Earlier this week, the Supreme Court heard oral arguments for Leland Stanford Junior Universotu v. Roche,  a case that will clarify a 1980 law that governs the ownership of patents held by universities that rely on federal research funds.

The case refers back to 1988, when Mark Holodniy, then a Stanford-employed researcher, developed technology that would ultimately lead to one of the first AIDS tests. It's used to monitor the effectiveness of AIDS treatments, using polymerase chain reaction assays to measure the level of hormones in the body. However, while Holodniy was employed by Stanford, he also signed a research contract with a private pharmaceutical company to work on a similar projects. While the patents were originally granted to Stanford, Roche has been selling the technology to hospitals since 1996.

In 2005, Stanford took Roche to a federal district court in San Francisco, arguing that Roche had infringed on the school's patents. Stanford won the case, but an appeals court reversed the decision. On Monday, the case was presented in Washington to the Supreme Court. Lawyers for Roche Molecular Systems, Inc. argued that Roche's contract with the private company trumps any existing agreement with Stanford. In a broader view, the Supreme Court will decide which interests to protect: those of the government (in this case the university), or those of private businesses.

While Stanford has maintained that it seeks the intellectual property for the patent—and not the cash it creates—it's clear that lucrative patents can be a huge money-maker for universities. "Not all university inventions make a lot of money," University of California-Davis law professor Peter Lee told KQED Radio's The California Report, "but some do. So there's potentially millions of dollars at stake in the outcome of this case."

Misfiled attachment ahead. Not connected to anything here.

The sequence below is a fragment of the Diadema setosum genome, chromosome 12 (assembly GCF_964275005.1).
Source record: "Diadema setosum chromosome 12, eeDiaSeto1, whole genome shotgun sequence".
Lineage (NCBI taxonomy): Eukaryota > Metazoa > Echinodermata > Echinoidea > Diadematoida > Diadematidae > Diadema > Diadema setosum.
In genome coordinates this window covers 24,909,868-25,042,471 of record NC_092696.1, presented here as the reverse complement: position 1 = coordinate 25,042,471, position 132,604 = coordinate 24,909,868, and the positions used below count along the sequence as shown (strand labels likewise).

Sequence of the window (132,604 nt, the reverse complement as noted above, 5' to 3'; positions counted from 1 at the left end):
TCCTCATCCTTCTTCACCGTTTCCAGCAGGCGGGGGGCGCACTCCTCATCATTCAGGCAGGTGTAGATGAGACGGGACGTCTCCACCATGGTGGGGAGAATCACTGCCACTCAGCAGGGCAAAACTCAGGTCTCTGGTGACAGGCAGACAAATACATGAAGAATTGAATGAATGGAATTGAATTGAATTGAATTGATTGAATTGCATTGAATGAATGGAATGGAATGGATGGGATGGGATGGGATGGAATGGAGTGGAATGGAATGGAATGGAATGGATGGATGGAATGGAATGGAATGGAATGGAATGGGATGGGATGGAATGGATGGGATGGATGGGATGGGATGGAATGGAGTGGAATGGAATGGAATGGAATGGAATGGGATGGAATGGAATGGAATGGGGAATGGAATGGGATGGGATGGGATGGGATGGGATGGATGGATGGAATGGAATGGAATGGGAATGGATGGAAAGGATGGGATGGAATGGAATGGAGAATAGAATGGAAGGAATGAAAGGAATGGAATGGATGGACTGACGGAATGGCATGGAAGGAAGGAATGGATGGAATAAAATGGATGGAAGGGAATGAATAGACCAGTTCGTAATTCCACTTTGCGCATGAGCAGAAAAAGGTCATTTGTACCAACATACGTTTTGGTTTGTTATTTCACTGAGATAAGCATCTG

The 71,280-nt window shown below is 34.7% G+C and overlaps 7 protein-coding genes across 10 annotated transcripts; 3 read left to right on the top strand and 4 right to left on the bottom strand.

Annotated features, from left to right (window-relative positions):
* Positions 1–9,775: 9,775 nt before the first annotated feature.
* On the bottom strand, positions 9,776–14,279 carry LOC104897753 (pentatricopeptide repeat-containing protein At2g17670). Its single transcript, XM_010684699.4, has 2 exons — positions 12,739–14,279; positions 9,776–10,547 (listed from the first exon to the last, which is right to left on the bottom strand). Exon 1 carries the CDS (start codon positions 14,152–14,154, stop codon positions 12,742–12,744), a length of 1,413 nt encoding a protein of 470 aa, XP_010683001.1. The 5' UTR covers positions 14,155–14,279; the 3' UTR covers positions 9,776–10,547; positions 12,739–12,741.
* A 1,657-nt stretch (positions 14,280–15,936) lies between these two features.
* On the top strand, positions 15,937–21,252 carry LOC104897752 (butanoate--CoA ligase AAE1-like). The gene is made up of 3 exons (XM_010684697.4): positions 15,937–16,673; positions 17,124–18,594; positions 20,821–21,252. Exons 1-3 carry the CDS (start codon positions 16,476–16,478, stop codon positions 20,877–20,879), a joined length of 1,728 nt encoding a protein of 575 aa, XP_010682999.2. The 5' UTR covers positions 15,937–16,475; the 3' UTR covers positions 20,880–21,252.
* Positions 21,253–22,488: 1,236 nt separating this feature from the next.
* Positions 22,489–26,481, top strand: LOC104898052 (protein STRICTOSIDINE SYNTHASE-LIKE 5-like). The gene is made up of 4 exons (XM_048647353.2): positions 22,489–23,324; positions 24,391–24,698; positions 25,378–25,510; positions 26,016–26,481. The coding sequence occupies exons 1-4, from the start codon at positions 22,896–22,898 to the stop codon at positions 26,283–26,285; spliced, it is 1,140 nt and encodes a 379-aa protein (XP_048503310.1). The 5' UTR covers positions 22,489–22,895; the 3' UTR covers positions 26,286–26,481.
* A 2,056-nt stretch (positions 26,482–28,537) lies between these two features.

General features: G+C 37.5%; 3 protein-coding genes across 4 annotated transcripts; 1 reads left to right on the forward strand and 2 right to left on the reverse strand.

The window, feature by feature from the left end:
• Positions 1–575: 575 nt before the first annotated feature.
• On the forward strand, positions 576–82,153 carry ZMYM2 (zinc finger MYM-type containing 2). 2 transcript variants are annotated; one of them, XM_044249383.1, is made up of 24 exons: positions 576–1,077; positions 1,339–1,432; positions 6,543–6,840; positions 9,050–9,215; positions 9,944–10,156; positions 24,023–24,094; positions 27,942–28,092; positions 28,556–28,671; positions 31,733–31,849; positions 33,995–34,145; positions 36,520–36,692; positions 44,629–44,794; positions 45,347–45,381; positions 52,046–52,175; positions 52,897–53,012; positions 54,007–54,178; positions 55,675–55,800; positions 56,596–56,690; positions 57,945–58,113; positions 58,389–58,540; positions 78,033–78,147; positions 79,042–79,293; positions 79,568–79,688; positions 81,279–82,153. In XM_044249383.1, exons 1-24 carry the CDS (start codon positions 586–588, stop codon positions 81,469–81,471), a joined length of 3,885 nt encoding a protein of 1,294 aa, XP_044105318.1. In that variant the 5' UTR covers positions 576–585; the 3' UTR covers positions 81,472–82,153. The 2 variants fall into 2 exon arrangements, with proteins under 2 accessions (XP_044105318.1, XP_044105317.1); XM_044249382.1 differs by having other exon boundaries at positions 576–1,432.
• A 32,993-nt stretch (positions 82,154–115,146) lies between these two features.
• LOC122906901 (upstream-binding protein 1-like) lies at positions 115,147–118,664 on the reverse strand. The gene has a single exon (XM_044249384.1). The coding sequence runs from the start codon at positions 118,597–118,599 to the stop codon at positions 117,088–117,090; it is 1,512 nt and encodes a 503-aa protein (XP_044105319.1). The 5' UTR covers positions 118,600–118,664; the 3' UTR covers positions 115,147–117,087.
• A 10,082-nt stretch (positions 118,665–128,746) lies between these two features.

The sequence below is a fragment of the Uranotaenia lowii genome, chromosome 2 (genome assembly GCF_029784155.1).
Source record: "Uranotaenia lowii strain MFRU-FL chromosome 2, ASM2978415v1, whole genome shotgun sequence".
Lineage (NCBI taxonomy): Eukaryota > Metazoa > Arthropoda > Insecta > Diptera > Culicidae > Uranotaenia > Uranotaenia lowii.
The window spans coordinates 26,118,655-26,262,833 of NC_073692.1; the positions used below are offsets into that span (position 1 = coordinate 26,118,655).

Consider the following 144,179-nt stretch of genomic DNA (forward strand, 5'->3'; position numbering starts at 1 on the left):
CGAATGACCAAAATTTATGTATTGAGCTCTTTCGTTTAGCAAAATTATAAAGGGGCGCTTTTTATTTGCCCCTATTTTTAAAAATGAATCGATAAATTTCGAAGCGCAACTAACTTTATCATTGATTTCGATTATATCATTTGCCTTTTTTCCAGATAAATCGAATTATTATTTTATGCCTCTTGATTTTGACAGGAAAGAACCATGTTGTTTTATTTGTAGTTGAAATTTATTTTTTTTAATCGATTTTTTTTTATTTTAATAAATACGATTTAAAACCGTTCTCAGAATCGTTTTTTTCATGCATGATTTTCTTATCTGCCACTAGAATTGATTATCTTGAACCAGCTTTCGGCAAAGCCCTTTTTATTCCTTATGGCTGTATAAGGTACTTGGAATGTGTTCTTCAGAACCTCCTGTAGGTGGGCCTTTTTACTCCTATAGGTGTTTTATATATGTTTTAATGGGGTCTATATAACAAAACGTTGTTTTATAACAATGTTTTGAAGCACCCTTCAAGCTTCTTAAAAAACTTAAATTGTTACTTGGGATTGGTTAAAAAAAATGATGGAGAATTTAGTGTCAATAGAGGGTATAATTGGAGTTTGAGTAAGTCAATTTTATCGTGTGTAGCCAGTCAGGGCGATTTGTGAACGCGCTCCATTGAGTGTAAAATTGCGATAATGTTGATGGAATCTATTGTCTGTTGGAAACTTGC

According to Bloomberg, the "case may pit universities and the federal government against companies." The article also notes that the Obama adminstration, MIT, and the Association of American Universities are backing Stanford.

Roche, based in Switzerland, argued that universities were making "hyperbolic" claims about the impact of the ruling. Bloomberg quotes the company as arguing that: "Stanford's desire for private monetary gain has nothing to do with clarity of title or bringing valuable scientific discoveries to the public...On the contrary, Stanford's effort to exclude Roche from practicing the patented invention would reduce opportunities for the public to benefit from the invention."

More than 25 organizations, private companies, and individuals have offered amici curiae, or legal opinions, to the court. In one, jointly filed by the Intel Corporation, Eli Lilly and Company, and Johnson and Johnson, among others, the private companies asserted that if Stanford was granted patent rights, it could reduce opportunities for the public to benefit from the invention.

"Stanford's novel interpretation of the Act would discourage collaboration by allowing universities and other contractors to engage in predatory behavior," they wrote in the brief. "Under Stanford's view, for example, a university could attempt to escape its contractual obligations and terminate a commercial collaborator's rights in an invention simply by sprinkling the research project with a modest amount of federal funds."

But, the Obama administration, as well as a number of high profile academic organizations have urged the court to reverse the 2009 decision. They argue that federally funded research projects are "used to advance the public interest," as opposed to corporate projects, which are used in the pursuit of maximum profit. U.S. Solicitor General Neal Katyal said that siding with Roche would frustrate "the government's ability to protect the taxpayers' multibillion-dollar investments in research and development."

A decision is expected in June.